And there are a growing number of progressive billionaires or hectamillionaires, who are less than impressed with how the liberal establishment and Democratic Party have run things. One of them could be the Scaife of the progressive movement, and one of them will be.

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Stirling Newberry


8 CommentsLeave a comment

  • Stirling is talking about replacing the role that newspapers used to play in our society. It needs to be done because newspapers are dying. I’m willing to listen.

  • By selective force, those who can pay for themselves – either by balancing a job and internet politics, or by developing their own revenue stream – will survive. But once they do, they are going to see the entire old liberal establishment as the enemies to be destroyed as remorselessly as possible.

    Finally. It’s about bloody time.

  • But I have noticed that many of the blogosphere throw up as many barriers to new bloggers. Requests for advice or feedback on a new site seem to be routinely ignored. So please don’t rail against one establishment while setting up one of your own.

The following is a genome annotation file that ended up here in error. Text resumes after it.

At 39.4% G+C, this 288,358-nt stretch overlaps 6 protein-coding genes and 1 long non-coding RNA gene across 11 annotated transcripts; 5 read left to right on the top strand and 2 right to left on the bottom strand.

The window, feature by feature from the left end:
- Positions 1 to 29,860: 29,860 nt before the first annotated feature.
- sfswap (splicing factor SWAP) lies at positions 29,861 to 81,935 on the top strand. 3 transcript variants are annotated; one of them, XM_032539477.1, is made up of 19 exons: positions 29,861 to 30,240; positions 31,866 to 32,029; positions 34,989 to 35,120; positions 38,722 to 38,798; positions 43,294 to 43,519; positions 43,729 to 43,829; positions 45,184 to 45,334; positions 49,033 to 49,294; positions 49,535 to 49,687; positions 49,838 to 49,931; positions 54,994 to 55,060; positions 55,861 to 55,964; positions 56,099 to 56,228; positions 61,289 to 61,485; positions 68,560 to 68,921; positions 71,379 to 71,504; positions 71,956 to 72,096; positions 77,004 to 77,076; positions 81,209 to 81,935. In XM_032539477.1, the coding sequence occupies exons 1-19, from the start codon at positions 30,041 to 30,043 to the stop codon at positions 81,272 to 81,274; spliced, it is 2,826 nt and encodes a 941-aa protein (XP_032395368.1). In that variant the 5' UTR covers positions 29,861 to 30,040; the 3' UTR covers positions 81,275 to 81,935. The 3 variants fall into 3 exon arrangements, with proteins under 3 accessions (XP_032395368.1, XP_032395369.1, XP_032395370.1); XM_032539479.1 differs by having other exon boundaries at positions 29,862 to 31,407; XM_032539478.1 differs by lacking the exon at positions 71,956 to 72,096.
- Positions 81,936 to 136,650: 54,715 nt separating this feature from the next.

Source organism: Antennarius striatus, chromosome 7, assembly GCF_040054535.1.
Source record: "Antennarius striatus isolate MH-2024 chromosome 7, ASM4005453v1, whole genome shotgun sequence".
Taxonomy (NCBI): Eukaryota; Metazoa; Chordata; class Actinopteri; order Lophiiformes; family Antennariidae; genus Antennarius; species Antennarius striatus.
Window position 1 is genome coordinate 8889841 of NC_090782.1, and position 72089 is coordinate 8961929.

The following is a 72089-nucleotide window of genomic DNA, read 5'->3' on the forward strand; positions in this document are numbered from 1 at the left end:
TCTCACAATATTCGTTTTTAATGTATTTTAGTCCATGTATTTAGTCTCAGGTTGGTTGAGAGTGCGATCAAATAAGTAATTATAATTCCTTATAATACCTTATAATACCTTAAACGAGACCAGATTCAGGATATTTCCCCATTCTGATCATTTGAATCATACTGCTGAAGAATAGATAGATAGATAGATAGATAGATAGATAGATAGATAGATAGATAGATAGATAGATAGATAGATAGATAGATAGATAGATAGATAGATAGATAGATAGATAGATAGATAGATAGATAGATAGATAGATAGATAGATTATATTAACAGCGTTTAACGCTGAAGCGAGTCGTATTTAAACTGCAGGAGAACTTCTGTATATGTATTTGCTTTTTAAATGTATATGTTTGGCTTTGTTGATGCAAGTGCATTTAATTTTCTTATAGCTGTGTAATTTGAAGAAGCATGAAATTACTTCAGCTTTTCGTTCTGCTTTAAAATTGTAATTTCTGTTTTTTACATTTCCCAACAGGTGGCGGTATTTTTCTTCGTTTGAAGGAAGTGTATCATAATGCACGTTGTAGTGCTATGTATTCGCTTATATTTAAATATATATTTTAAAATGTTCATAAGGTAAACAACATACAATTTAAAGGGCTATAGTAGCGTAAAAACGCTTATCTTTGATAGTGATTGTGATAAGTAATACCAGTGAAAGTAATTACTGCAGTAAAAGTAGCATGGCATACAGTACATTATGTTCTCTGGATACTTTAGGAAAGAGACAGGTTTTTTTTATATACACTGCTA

You would think that the life blood of bloggers would be the infusion of new blood to the space, but either I am doing something wrong or you insiders have built your own establishment to keep the new folk out.

    Maybe they come and view my content and don’t like it, but at least a response/critique would be appreciated!

    I suppose it is the nature of things though. No worries though I will keep developing my content and build what I can on my own. Really just an observation about antiestablishment rhetoric coming from, at the least from my initial experiences out here, an establishment all of its own.

    Donald Braden

  • I’ve been thinking about this, in an idle way. Soros dumped a fair chunk of change into Moveon in ’04. He’s spent tremendous amounts of money in Eastern Europe on pro-democracy initiatives. I’m under the impression that he now feels that the homefront needs some work… $10 million dollars a year for him would be a pittance and could fund any number of efforts in the blogosphere. I’ve thought of writing him an open letter, but who am I? Just a random guy…